IntroductionProfessor Iain Gillespie has been appointed as the new Director of Science for the Natural Environment Research Council (NERC).
A long-time champion of the concept of the bioeconomy and green growth, Prof Gillespie previously spent ten years at the Organisation for Economic Cooperation and Development (OECD) as a Head of Division overseeing work on the convergence of biotechnology, nanotechnology and technology, as well as how to meet global challenges through science, technology and innovation.
He now brings this wealth of experience to NERC as their Director of Science, where he will be responsible for implementing and giving real direction to NERC’s new Science Strategy, as well as overseeing NERC’s responsive mode and programme funding. NERC research covers the whole range of environmental sciences, from earth system science, through living with environmental change, to ocean systems and biodiversity.
Prof Gillespie will also maintain his appointment as Visiting Professor at the Innogen Institute at the University of Edinburgh. He will continue working with Innogen particularly, though not exclusively, around how knowledge networking in the bioeconomy can help drive successful green growth, as well as on the strong interactions between environmental change and society.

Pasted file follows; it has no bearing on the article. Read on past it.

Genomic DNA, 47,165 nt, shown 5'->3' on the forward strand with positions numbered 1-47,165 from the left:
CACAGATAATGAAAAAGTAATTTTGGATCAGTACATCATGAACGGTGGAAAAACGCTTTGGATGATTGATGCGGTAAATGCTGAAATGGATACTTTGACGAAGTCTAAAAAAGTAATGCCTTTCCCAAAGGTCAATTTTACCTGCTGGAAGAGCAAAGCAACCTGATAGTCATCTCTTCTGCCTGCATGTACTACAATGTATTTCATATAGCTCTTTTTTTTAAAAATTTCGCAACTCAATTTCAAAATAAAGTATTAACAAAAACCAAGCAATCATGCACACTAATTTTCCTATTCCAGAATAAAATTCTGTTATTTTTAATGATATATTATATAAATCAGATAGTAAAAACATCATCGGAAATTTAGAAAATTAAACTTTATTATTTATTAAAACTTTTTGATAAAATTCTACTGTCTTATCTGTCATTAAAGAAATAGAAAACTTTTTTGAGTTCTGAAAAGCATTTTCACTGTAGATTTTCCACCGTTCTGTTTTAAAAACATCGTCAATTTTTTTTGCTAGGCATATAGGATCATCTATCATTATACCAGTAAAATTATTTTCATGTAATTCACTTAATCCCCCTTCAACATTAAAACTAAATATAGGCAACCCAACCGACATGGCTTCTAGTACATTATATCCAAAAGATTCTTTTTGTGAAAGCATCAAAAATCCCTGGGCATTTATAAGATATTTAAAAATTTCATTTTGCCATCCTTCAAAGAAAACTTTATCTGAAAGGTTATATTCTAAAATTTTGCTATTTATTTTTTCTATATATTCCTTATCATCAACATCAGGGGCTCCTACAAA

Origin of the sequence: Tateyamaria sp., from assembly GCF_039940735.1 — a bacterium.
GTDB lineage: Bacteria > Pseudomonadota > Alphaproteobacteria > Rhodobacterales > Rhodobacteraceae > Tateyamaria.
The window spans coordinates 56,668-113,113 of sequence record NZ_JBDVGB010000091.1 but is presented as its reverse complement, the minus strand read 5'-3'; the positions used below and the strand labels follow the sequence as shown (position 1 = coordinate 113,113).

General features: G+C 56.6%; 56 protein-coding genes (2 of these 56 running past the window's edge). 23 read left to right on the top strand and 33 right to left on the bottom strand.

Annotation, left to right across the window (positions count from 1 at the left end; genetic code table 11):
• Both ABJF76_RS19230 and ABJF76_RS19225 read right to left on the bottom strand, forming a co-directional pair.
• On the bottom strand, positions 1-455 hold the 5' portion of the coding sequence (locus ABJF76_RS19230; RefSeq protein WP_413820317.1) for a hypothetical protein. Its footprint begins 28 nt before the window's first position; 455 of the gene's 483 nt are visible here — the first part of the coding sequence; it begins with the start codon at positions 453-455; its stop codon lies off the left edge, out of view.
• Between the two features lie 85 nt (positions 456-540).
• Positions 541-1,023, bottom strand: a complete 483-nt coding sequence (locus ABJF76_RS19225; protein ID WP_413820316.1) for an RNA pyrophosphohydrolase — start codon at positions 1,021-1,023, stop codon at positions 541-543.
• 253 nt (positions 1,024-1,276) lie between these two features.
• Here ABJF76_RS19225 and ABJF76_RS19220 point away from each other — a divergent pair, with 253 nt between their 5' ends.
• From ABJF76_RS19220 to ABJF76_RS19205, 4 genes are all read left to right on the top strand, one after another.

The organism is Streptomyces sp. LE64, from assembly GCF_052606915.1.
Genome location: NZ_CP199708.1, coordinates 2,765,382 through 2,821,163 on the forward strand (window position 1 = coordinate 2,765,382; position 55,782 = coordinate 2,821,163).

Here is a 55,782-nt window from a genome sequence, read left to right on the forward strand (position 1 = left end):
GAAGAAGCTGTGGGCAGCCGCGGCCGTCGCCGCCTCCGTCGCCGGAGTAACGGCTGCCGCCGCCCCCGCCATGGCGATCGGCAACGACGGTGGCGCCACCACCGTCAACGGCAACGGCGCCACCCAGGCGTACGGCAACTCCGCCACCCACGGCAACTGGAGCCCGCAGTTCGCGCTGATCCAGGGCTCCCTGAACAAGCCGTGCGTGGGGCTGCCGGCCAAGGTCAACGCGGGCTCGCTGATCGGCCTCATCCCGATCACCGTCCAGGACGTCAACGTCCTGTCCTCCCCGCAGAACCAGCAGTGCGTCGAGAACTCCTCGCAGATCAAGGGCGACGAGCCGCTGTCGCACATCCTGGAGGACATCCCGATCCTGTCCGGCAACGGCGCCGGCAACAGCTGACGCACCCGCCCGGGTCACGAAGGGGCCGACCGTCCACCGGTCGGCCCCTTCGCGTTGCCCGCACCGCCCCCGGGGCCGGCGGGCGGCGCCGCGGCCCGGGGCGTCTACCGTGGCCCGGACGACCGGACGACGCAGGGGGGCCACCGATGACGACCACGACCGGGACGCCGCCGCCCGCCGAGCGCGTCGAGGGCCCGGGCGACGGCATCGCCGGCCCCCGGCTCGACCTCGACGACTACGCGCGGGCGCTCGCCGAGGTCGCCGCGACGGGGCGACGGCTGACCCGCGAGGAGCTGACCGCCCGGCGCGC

In commenting on this new opportunity, Prof Gillespie said:
“Environmental science is fundamental to society at large, since it will ultimately shape the world that we all live in. We need to ensure that our future efforts in environmental science are delivered in a way that ensures the continued support of wider society and business, as well as the scientific community. Innogen has been at the core of delivering such a consensus and I foresee the need for even greater convergence between natural and social science in meeting our future aspirations.”
Prof Gillespie holds a PhD in Microbiology from the University of Edinburgh, an MA in International Relations and European Affairs from the University of Kent and an MBA from the Open University. He is a Fellow of the Royal Society of Edinburgh and a Fellow of the Society of Biology.
Read more on the Innogen website: http://www.innogen.ac.uk/news.php?id=234